Magnesium Deficiency

Magnesium is a valuable and vital mineral that we can absorb with the right food – the body does not produce it itself.

Magnesium takes part in metabolic processes, is necessary for energy, full functioning of muscles and nerves, has a beneficial effect on the cardiovascular system and reduces the adverse effects of stress.

However, observations show that up to 70% of Europeans do not take enough magnesium daily – not only adults, this problem is becoming more common in children.

Several factors can cause magnesium deficiency, but the major culprit is usually an unbalanced diet.

Stress and too much physical exertion are the next most common causes that can reduce the amount of magnesium in the body.

We are used to hearing that colleagues and other adults complain about stress.

It is important to remember that stress and anxiety also affect children, and magnesium deficiency is most common in those with behavioral problems.

Chronic magnesium deficiency can promote hyperactivity, irritability, sleep disorders, reduced interest in learning. Read on to find out what signs your baby needs to take in extra magnesium!

The child is agitated

You receive answers from the child in not very polite tones, and this unpleasant mood is disturbing, as it is becoming more and more prevalent in the family.

Such inadequate communication problems were once solved by reprimanding and forcing the child to stand in the “corner,” but in reality, this is the right time to review foods that provide magnesium in the diet to determine if an additional dietary supplement is needed.

It is also important to make sure that excessive sugar intake does not cause your child’s anxious behavior.

The amount of this mineral affects the magnesium content of fresh products in the soil in which they are grown.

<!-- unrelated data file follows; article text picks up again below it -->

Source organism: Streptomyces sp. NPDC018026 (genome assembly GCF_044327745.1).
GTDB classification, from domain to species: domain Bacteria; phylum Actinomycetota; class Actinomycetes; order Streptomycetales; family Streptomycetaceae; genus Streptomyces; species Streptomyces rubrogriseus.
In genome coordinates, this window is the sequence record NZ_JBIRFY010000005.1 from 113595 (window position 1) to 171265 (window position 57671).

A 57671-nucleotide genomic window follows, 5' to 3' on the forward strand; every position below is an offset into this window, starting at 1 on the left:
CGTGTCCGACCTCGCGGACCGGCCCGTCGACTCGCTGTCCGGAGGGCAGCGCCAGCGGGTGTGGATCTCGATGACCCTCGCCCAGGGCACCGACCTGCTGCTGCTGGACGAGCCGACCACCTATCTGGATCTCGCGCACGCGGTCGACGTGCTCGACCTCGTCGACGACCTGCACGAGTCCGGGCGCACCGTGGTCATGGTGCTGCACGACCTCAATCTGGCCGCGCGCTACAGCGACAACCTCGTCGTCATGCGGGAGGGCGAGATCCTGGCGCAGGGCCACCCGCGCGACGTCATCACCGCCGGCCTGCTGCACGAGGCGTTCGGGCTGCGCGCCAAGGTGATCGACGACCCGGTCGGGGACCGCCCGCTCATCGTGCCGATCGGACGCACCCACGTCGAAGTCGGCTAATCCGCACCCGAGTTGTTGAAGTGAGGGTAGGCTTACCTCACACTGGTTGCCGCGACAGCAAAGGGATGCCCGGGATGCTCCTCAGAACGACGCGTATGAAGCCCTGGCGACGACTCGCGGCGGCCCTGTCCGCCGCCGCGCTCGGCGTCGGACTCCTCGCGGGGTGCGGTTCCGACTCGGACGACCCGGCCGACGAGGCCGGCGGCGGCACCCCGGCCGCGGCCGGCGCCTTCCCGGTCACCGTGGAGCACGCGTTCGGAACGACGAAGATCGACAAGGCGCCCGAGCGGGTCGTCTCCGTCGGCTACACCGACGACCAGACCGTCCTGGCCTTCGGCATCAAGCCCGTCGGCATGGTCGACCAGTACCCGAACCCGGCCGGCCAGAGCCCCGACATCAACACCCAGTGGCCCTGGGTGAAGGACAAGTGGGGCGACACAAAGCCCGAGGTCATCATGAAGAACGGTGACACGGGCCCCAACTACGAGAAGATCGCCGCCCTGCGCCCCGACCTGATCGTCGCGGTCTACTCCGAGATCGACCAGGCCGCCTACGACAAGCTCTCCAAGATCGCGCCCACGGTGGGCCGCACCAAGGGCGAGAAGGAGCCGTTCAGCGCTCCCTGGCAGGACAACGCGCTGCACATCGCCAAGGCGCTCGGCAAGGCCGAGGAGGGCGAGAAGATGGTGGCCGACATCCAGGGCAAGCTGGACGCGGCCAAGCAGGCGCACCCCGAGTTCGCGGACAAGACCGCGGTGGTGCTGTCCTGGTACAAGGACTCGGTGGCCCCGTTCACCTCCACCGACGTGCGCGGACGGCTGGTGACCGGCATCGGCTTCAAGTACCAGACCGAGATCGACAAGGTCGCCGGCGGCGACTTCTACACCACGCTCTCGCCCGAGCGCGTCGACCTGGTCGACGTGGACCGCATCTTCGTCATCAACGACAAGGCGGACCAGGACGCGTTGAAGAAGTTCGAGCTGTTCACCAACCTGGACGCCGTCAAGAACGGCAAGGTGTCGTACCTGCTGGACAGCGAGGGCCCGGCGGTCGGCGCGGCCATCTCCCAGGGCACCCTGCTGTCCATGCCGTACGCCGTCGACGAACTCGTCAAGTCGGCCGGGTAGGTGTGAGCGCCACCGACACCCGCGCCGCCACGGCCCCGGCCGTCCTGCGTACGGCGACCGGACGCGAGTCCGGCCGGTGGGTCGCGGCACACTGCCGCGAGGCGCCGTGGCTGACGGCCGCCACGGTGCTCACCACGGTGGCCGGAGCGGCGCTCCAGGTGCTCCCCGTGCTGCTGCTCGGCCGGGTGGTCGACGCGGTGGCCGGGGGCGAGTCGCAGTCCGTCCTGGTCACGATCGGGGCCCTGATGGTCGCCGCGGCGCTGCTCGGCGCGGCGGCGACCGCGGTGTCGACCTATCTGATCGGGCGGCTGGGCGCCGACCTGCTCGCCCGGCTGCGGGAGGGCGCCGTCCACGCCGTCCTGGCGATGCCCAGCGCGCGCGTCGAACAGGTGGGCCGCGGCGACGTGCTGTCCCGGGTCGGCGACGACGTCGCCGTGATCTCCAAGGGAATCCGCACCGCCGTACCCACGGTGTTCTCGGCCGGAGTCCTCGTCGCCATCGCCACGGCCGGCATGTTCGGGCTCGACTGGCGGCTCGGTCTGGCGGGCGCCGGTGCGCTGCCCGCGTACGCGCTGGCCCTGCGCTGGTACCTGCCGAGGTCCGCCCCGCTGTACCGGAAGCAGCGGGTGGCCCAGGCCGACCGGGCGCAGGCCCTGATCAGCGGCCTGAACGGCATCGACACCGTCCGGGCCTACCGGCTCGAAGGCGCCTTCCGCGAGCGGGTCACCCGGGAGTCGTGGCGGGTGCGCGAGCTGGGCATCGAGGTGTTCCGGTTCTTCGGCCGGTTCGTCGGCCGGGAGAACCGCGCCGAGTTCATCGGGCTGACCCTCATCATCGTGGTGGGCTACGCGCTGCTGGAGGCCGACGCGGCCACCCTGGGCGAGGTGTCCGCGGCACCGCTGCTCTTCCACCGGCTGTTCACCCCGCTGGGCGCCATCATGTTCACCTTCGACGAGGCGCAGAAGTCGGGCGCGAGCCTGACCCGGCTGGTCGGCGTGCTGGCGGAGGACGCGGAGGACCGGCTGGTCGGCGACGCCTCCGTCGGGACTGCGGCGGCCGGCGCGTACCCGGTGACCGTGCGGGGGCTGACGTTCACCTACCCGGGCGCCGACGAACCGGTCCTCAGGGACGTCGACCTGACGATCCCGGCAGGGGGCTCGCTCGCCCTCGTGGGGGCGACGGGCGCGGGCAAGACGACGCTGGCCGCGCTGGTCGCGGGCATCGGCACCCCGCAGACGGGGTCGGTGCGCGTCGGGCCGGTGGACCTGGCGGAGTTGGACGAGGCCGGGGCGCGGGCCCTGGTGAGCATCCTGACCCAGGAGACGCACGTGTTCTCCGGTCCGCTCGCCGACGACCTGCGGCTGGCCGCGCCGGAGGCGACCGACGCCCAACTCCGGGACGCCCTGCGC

Green vegetables such as spinach and broccoli, as well as legumes and oatmeal, are a significant source of magnesium.

Also, a valuable resource of magnesium are nuts and seeds, especially almonds, hazelnuts, Brazil nuts, cashews, sunflower and pumpkin seeds.

The child complains late at night

You wake up at night from the cry of a child, followed by several more “Ouchs”. The most common cause of pain is the growth of the body, but muscle cramps can also occur in children.

How to help? Children with growth pain respond well to massage, stretching and warm compresses – all of which improve blood circulation and provide relief.

But did you know that growing pains and cramps can result from low magnesium levels?

Magnesium-containing products can help reduce cramps, as this mineral relaxes muscle tissue and prevents it from shrinking excessively.

The child is worried about school or household chores

Child who still lacks life experience and does not know how to react to a new situation can cause more or less stress.

Magnesium deficiency can actually cause excessive, seemingly unfounded worries and anxieties about schooling, sports activities, relationships or quarrels with friends.

Magnesium deficiency also includes persistent restlessness, tooth decay and sensitivity to noise.

Muscle tension, cramps and spasms (especially in small muscles such as the eyelids) are also typical symptoms of magnesium deficiency.

It is important to control magnesium levels, as a chronic deficiency of this mineral can contribute to the development of type 2 diabetes, insulin resistance, cardiovascular disorders and osteoporosis.

The recommended magnesium intake for children aged 4 to 8 years is 130 mg, while children aged 9 to 13 years should take 240 mg daily.

School time is approaching, so make sure your child absorbs enough magnesium to ensure the best of school and daily life!

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